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  • 1.
    Hesselstrand, Malin
    et al.
    Linköping University, Department of Medical and Health Sciences. Region Östergötland, Anaesthetics, Operations and Specialty Surgery Center, Pain and Rehabilitation Center. Linköping University, Faculty of Medicine and Health Sciences.
    Samuelsson, Kersti
    Linköping University, Department of Medical and Health Sciences, Division of Community Medicine. Linköping University, Faculty of Medicine and Health Sciences. Region Östergötland, Anaesthetics, Operations and Specialty Surgery Center, Department of Rehabilitation Medicine.
    Liedberg, Gunilla
    Linköping University, Department of Social and Welfare Studies, Division of Health, Activity and Care. Linköping University, Faculty of Medicine and Health Sciences.
    Occupational Therapy Interventions in Chronic Pain - A Systematic Review2015In: Occupational Therapy International, ISSN 0966-7903, E-ISSN 1557-0703, Vol. 22, no 4, p. 183-194Article, review/survey (Refereed)
    Abstract [en]

    The use of interventions based on the best available evidence in occupational therapy is essential, and evaluation of research is part of an evidence-based practice. The aim of this study was to assess the quality of studies describing and evaluating the effects of occupational therapy interventions on chronic pain. A systematic review of studies with diverse designs was carried out. A quality assessment was conducted, and the level of evidence was defined using the Research Pyramid Model. Of 19 included studies, three received the highest evidence level, and three were considered to be of high quality. The clinical recommendations that can be derived from this study are the following: occupational therapy interventions should start from the identified needs of the person with chronic pain; no support exists for the effectiveness of electromyographic biofeedback training as a supplement, more studies are needed to confirm this result; the efficacy of instructions on body mechanics was significant during work-hardening treatment; and occupational therapists need to perform and present more clinical studies of high quality and high-evidence level to build up a trustworthy arsenal of evidence-based interventions, for example, in persons with chronic pain. Copyright (C) 2015 John Wiley & Sons, Ltd.

  • 2.
    Liedberg, Gunilla
    et al.
    Linköping University, Department of Social and Welfare Studies, Health, Activity, Care. Linköping University, Faculty of Health Sciences.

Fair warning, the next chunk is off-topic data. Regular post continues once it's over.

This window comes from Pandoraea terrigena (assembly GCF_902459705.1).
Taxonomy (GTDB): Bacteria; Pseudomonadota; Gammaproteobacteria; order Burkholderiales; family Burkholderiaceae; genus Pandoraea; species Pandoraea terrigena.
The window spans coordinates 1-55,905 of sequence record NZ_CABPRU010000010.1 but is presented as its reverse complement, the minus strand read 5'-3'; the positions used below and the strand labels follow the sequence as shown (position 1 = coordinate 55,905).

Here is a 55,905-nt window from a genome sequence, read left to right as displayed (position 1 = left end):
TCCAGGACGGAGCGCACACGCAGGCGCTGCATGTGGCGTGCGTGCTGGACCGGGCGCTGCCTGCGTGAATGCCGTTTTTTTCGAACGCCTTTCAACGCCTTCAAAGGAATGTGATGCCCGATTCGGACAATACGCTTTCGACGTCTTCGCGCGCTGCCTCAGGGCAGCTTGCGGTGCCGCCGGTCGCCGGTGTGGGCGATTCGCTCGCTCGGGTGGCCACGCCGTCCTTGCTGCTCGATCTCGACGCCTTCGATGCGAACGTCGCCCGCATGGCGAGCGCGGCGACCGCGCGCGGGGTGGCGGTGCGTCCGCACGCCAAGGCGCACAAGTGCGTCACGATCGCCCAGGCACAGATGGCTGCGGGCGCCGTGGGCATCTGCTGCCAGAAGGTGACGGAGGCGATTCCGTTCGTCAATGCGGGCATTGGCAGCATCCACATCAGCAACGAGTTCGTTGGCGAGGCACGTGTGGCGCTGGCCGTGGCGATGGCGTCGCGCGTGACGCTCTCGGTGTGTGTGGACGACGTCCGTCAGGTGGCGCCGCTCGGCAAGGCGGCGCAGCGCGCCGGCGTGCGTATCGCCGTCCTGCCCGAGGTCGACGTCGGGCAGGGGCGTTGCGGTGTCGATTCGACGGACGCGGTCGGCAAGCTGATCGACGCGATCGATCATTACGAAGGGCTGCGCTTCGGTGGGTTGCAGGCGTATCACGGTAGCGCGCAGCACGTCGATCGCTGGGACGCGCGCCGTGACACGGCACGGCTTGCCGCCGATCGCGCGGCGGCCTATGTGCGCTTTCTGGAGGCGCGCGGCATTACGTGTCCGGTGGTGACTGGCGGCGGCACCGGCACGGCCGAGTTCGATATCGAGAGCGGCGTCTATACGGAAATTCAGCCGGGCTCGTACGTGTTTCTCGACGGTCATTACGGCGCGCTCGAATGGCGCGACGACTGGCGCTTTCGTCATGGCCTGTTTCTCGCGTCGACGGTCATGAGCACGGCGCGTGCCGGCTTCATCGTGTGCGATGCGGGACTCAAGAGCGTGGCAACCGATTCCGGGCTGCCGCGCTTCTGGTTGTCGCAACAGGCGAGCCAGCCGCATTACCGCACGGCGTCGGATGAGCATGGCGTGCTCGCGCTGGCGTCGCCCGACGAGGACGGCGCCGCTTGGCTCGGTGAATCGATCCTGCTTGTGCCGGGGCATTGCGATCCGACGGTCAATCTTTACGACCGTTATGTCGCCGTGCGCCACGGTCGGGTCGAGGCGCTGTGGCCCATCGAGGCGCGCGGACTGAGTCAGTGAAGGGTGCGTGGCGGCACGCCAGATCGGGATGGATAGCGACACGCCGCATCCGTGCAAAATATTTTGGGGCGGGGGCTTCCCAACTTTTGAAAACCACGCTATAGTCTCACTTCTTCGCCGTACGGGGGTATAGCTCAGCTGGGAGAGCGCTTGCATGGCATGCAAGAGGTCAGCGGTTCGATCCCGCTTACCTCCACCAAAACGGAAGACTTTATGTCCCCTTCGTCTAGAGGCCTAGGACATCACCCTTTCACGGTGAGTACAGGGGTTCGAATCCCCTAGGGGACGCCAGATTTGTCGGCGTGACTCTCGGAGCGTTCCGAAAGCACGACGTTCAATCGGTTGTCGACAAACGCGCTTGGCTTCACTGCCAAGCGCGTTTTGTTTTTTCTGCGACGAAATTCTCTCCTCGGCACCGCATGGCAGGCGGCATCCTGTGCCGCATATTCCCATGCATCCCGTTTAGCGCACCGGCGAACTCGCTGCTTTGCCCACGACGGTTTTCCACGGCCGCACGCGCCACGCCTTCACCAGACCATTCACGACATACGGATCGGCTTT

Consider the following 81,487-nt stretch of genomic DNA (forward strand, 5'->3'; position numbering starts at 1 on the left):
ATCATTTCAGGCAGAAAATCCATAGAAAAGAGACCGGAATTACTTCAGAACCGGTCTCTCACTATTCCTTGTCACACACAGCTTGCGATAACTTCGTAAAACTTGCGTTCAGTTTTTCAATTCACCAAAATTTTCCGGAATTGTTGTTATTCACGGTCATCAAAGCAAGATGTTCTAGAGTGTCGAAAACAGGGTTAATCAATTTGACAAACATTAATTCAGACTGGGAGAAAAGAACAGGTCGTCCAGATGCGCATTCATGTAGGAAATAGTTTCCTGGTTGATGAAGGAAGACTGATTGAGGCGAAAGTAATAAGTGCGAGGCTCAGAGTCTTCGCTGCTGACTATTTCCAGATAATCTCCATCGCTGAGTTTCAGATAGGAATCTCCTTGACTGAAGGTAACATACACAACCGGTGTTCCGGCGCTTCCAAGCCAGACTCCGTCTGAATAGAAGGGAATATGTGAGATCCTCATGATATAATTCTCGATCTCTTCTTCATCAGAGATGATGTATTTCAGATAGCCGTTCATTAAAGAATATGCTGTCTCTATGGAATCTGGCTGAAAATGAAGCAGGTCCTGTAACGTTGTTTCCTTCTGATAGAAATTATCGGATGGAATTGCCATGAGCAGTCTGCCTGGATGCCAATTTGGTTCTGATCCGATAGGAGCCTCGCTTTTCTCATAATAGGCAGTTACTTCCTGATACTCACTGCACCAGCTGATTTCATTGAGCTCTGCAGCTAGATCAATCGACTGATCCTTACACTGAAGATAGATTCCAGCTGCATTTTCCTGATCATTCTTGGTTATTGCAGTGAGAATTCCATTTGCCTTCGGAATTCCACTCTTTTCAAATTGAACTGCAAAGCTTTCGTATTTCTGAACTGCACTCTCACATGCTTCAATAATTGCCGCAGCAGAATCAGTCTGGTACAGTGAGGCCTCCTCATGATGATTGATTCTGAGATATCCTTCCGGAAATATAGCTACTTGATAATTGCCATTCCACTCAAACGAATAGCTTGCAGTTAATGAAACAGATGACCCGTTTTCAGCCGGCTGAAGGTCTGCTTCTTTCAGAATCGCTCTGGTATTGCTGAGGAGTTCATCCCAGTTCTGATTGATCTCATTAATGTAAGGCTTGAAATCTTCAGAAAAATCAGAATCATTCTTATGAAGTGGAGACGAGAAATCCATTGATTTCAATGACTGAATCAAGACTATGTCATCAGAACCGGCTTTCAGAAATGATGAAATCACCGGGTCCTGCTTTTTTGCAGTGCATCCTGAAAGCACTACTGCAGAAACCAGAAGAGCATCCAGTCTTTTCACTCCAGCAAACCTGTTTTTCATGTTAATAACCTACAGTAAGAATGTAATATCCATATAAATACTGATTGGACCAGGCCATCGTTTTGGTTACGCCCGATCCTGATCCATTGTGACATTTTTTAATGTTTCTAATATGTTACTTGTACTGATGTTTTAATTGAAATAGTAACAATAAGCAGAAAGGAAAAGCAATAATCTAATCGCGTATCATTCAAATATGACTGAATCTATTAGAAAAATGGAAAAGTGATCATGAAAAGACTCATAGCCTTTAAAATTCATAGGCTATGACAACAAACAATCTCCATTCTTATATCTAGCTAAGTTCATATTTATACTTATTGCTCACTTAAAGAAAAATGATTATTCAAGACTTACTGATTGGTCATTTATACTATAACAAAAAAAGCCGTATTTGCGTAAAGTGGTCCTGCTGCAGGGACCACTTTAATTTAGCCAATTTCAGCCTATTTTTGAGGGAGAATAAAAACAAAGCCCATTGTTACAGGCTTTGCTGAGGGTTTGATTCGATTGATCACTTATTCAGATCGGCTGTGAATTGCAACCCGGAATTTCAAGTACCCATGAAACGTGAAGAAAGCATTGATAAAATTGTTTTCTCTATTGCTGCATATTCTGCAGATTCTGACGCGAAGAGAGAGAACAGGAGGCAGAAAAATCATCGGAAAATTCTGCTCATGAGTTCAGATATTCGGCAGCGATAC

Hesselstrand, Malin
    Linköping University, Department of Clinical and Experimental Medicine, Rehabilitation Medicine . Linköping University, Faculty of Health Sciences. Östergötlands Läns Landsting, Centre for Medicine, Pain and Rehabilitation Centre.
    Henriksson, Chris
    Linköping University, Department of Social and Welfare Studies. Linköping University, Faculty of Health Sciences.
    Time Use and Activity Patterns in Women with Long-term Pain2004In: Scandinavian Journal of Occupational Therapy, ISSN 1103-8128, Vol. 11, no 1, p. 26-35Article in journal (Refereed)
    Abstract [en]

    Earlier studies of people with fibromyalgia have shown that pain, tiredness, and sleep disruption seriously affect their daily performance and their ability to maintain life roles. A time-geographic diary method was used to study activities and time use in the daily lives of women with long-term pain. The results of the diaries were also used to evaluate activity changes over time. Sixteen women wrote diaries over seven days, and after three months for another four days. The diaries were analysed in a computer program. After considering the results of the first diary, the women formulated goals to be met in the following three months. The results showed that working women spent significantly less time on “Care for others”, “Care for oneself”, Rest, and “Procure and prepare food” compared with non-working women. Further, working women used time in a manner similar to that of the Swedish female population. The diary method gave a clear picture of the women's daily lives. Visualized in graphs and tables, it will serve as an educational tool in rehabilitation and can be used as a framework for discussing adjustment and coping strategies.